Prior to model selection, multicollinearity among candidate predictors was investigated run the function VIF (variation inflation factor) of the car R package (Zuur et al., 2009; Fox, Weisberg, 2019). Variables with high VIF (> 5) were excluded from the full model (Zuur et al., 2009). To show the effect of the model predictors, graphics were constructed using the function allEffects of the effects R package (Fox, 2003).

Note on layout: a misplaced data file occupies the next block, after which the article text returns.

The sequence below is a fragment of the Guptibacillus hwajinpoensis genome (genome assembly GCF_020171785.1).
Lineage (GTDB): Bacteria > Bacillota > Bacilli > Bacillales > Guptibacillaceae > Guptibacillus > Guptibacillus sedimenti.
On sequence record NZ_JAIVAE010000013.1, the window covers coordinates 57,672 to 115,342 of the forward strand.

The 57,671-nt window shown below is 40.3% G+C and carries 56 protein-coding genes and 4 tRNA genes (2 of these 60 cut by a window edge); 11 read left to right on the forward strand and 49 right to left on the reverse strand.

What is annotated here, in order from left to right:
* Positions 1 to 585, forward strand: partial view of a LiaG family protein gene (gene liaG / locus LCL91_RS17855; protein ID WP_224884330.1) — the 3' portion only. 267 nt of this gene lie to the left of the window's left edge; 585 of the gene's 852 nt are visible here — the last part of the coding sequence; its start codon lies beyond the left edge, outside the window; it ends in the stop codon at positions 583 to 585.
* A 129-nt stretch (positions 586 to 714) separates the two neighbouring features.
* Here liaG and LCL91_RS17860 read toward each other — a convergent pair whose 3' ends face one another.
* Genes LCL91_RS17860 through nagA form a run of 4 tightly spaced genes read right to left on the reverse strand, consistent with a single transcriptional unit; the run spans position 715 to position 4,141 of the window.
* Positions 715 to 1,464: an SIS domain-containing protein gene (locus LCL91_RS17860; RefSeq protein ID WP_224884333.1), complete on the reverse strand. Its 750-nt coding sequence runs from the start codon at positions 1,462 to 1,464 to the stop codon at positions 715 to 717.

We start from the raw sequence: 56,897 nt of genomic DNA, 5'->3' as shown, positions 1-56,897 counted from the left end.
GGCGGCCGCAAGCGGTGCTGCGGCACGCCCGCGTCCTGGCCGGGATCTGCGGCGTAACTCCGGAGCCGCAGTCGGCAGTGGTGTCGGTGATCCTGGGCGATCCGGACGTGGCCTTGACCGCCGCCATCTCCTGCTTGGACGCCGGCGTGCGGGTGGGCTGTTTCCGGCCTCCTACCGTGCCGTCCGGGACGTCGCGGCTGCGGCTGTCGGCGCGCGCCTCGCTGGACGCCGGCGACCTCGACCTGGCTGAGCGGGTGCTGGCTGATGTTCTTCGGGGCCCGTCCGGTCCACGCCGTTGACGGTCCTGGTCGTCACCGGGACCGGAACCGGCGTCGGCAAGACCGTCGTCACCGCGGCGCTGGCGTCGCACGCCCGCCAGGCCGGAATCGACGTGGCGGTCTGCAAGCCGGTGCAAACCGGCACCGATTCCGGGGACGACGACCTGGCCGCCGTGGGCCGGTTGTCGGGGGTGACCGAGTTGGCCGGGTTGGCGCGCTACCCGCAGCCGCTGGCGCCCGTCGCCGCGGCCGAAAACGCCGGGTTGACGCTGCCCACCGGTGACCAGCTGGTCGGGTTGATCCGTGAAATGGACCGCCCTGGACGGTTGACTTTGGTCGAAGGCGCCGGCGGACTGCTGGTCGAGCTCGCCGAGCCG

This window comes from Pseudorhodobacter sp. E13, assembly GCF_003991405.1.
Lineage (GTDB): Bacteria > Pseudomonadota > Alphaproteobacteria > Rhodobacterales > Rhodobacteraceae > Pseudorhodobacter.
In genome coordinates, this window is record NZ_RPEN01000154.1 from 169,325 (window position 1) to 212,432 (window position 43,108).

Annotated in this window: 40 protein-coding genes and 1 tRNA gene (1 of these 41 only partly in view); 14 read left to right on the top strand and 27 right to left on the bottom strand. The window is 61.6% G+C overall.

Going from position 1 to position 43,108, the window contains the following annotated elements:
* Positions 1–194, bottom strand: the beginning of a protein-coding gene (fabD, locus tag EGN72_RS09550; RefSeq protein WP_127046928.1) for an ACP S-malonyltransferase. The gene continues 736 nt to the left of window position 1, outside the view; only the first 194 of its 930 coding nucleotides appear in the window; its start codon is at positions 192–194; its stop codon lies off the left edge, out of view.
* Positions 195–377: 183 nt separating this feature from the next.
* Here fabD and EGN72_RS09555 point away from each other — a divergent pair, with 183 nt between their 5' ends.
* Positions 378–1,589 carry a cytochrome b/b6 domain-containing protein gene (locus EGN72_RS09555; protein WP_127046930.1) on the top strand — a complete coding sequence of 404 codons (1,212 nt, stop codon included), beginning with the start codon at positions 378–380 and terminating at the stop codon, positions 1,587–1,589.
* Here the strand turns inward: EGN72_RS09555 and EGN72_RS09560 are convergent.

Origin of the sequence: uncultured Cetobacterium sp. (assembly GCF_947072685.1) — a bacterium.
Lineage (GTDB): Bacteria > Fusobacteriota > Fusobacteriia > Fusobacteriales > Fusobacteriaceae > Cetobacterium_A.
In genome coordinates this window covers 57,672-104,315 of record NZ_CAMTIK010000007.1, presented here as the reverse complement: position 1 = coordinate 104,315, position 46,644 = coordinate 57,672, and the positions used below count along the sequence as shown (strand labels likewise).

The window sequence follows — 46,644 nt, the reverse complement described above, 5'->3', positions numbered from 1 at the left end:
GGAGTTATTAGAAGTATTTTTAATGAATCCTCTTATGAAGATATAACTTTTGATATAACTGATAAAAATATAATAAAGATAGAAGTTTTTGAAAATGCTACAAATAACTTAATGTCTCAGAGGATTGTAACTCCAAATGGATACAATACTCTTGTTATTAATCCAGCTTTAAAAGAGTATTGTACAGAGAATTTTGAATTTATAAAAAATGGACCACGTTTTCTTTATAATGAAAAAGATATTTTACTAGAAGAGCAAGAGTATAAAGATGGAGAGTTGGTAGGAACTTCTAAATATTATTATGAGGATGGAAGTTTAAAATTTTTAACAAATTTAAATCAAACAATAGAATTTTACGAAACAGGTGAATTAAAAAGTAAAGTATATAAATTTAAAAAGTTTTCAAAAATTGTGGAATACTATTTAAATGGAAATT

The relationship between fish assemblage structure (defined by species composition and their numerical abundances) and potential predictors (the same set used in the linear models) was assessed by using the distance-based, non-parametric linear modeling available in DistLM (Anderson et al., 2008) in the PERMANOVA+ add-on for the software PRIMER 7, v. 7.0.21. This routine fits predictor variables (matrix of predictors) to a set of response variables (the response abundance similarity matrix) on the basis of any resemblance measure. The abundance similarity matrix was built using the Bray–Curtis dissimilarity index, based on square-root transformed data of numerical abundance. The corrected Akaike information criterion (AICc) and step-wise were, respectively, the selection criterion and selection procedure used. The significance of test results was based on 9,999 permutations (Anderson et al., 2008).